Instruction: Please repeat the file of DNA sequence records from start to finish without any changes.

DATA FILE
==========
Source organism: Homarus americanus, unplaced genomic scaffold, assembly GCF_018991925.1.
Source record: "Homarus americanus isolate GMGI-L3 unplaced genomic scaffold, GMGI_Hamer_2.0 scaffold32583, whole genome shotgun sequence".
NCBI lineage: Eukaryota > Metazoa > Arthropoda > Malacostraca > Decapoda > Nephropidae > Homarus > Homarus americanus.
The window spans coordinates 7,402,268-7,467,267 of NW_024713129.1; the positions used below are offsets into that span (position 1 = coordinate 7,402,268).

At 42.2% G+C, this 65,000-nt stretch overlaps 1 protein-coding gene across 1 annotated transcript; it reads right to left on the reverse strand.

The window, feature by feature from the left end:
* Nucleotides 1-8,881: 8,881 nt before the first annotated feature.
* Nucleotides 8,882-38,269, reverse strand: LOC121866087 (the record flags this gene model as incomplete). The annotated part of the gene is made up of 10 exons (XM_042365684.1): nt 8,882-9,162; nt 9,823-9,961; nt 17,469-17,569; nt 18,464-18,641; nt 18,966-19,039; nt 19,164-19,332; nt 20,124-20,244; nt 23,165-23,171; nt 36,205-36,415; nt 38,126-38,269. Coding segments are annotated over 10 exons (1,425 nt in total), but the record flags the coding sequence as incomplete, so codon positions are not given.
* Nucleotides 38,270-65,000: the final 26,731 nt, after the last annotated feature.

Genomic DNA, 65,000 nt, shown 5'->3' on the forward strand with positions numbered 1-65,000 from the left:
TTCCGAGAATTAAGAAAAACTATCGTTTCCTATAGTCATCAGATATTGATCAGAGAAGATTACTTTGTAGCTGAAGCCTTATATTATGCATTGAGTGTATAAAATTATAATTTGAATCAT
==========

Source organism: Homarus americanus, unplaced genomic scaffold, assembly GCF_018991925.1.
Source record: "Homarus americanus isolate GMGI-L3 unplaced genomic scaffold, GMGI_Hamer_2.0 scaffold32583, whole genome shotgun sequence".
NCBI lineage: Eukaryota > Metazoa > Arthropoda > Malacostraca > Decapoda > Nephropidae > Homarus > Homarus americanus.
The window spans coordinates 7,402,268-7,467,267 of NW_024713129.1; the positions used below are offsets into that span (position 1 = coordinate 7,402,268).

At 42.2% G+C, this 65,000-nt stretch overlaps 1 protein-coding gene across 1 annotated transcript; it reads right to left on the reverse strand.

The window, feature by feature from the left end:
* Nucleotides 1-8,881: 8,881 nt before the first annotated feature.
* Nucleotides 8,882-38,269, reverse strand: LOC121866087 (the record flags this gene model as incomplete). The annotated part of the gene is made up of 10 exons (XM_042365684.1): nt 8,882-9,162; nt 9,823-9,961; nt 17,469-17,569; nt 18,464-18,641; nt 18,966-19,039; nt 19,164-19,332; nt 20,124-20,244; nt 23,165-23,171; nt 36,205-36,415; nt 38,126-38,269. Coding segments are annotated over 10 exons (1,425 nt in total), but the record flags the coding sequence as incomplete, so codon positions are not given.
* Nucleotides 38,270-65,000: the final 26,731 nt, after the last annotated feature.

Genomic DNA, 65,000 nt, shown 5'->3' on the forward strand with positions numbered 1-65,000 from the left:
TTCCGAGAATTAAGAAAAACTATCGTTTCCTATAGTCATCAGATATTGATCAGAGAAGATTACTTTGTAGCTGAAGCCTTATATTATGCATTGAGTGTATAAAATTATAATTTGAATCAT